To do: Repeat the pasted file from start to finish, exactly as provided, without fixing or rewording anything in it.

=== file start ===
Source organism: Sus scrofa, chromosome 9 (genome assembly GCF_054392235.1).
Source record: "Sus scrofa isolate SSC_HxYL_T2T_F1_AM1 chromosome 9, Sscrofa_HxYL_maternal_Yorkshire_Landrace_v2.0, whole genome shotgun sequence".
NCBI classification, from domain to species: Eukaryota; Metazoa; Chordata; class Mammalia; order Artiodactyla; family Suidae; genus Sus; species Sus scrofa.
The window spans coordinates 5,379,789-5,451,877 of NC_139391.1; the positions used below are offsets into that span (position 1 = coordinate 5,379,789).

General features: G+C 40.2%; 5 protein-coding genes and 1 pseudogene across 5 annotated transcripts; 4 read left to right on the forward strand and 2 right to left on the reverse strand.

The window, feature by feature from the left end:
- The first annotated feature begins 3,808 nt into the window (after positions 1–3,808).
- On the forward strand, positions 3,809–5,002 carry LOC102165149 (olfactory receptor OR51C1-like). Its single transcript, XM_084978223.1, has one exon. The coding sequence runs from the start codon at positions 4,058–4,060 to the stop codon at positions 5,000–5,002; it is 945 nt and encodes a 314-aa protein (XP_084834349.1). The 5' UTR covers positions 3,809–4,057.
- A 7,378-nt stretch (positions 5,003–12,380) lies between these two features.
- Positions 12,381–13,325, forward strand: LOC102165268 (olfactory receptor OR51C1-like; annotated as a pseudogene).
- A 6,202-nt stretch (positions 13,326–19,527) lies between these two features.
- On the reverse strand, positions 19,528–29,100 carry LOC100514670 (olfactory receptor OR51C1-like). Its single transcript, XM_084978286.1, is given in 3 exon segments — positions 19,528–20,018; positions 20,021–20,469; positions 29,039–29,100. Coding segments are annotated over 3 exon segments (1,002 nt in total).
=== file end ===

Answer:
Source organism: Sus scrofa, chromosome 9 (genome assembly GCF_054392235.1).
Source record: "Sus scrofa isolate SSC_HxYL_T2T_F1_AM1 chromosome 9, Sscrofa_HxYL_maternal_Yorkshire_Landrace_v2.0, whole genome shotgun sequence".
NCBI classification, from domain to species: Eukaryota; Metazoa; Chordata; class Mammalia; order Artiodactyla; family Suidae; genus Sus; species Sus scrofa.
The window spans coordinates 5,379,789-5,451,877 of NC_139391.1; the positions used below are offsets into that span (position 1 = coordinate 5,379,789).

General features: G+C 40.2%; 5 protein-coding genes and 1 pseudogene across 5 annotated transcripts; 4 read left to right on the forward strand and 2 right to left on the reverse strand.

The window, feature by feature from the left end:
- The first annotated feature begins 3,808 nt into the window (after positions 1–3,808).
- On the forward strand, positions 3,809–5,002 carry LOC102165149 (olfactory receptor OR51C1-like). Its single transcript, XM_084978223.1, has one exon. The coding sequence runs from the start codon at positions 4,058–4,060 to the stop codon at positions 5,000–5,002; it is 945 nt and encodes a 314-aa protein (XP_084834349.1). The 5' UTR covers positions 3,809–4,057.
- A 7,378-nt stretch (positions 5,003–12,380) lies between these two features.
- Positions 12,381–13,325, forward strand: LOC102165268 (olfactory receptor OR51C1-like; annotated as a pseudogene).
- A 6,202-nt stretch (positions 13,326–19,527) lies between these two features.
- On the reverse strand, positions 19,528–29,100 carry LOC100514670 (olfactory receptor OR51C1-like). Its single transcript, XM_084978286.1, is given in 3 exon segments — positions 19,528–20,018; positions 20,021–20,469; positions 29,039–29,100. Coding segments are annotated over 3 exon segments (1,002 nt in total).